What to Do If You Have a Medical Emergency During Hurricane Sandy
As of 1 p.m. this afternoon, it’s “business as usual” at Einstein Medical Center Montgomery, reports emergency department chief Robert Czincila. With Hurricane Sandy currently ravaging the area—and reports saying she won’t let up until Wednesday morning—ER departments across the area are preparing for the worst. “We’ve gone over our down-time procedures in case we lose some part of the facility due to power failure. We have backup,” he says, adding that the diesel-powered generators at his brand-new hospital, which opened just last month, can keep the facility running for a few days before needing to be refilled.
Mark Ross, regional emergency preparedness manager for the Hospital Association of Pennsylvania and the Delaware Valley Healthcare Council, says local hospitals are expecting a surge in patient admissions as the storm worsens. Hospital staffs are at full manpower, he says, and there have been no ambulance shortages reported.
If a medical issue arises during the next 48 hours, when should you go to the hospital, and when should you try sticking it out at home? “My advice to patients is to make contact with their primary-care provider if it’s not something that seems life threatening,” says Czincila. “With the advice of the PCP, they can call 911 if necessary, and the medics and police will be available.” Chest pains, obviously, justify a call to 911; common cold or flu symptoms do not.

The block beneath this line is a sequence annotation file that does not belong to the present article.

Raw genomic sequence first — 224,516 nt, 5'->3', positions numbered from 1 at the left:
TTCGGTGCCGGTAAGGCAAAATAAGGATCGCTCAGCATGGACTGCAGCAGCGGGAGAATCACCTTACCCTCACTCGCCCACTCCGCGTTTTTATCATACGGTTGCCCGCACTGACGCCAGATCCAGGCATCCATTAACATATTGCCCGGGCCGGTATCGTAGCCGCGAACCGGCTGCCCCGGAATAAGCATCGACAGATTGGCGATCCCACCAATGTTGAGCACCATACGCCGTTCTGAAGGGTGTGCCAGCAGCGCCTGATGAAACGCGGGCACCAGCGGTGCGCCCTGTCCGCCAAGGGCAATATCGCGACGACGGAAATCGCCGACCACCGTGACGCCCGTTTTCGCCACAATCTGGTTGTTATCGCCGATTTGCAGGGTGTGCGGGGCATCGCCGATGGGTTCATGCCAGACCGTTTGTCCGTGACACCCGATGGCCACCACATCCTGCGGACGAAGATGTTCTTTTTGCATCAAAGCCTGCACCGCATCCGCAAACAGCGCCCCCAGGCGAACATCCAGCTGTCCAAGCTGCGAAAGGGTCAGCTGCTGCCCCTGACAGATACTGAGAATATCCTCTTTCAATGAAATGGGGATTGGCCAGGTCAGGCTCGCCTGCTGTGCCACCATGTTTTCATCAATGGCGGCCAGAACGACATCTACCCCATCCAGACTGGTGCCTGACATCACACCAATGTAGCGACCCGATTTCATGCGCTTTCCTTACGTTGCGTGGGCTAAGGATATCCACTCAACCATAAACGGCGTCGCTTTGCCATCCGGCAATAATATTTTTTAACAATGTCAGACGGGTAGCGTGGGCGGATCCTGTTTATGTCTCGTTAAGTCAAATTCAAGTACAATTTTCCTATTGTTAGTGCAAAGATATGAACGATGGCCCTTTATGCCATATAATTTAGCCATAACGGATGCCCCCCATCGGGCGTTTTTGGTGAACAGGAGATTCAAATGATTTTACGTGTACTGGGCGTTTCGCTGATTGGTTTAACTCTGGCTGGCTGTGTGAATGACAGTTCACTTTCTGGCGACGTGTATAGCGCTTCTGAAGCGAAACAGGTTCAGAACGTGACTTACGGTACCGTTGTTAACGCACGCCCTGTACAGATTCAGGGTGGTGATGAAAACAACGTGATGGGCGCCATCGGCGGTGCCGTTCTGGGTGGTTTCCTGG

Ross says there are scenarios under which ambulances will cease operations—high wind speeds, for one—but he doesn’t expect conditions related to Hurricane Sandy to warrant keeping responders in. Each county determines its own guidelines for when to call off ambulance service.
If you run out of a prescription medication, don’t rush to the hospital. Czincila says to contact your pharmacy first to see if they have it in stock. Your doctor could also call in a refill at a 24-hour pharmacy if timing becomes an issue, or if your pharmacy has closed due to weather conditions. Visit the hospital only if you have exhausted all other routes and if the prescription you need is an absolute necessity. (Heart medication, for example, might be a necessity. Birth control pills—not so much.)
For those on oxygen, nebulizers or other electricity-powered health devices, don’t head to the hospital just to preempt a power-outage. If your power does go out, Ross says to head to a Red Cross shelter instead of the hospital if you can. “They should take their oxygen and go to a shelter to be cared for,” he says. “They don’t need to go to the hospital if there’s not a medical need.”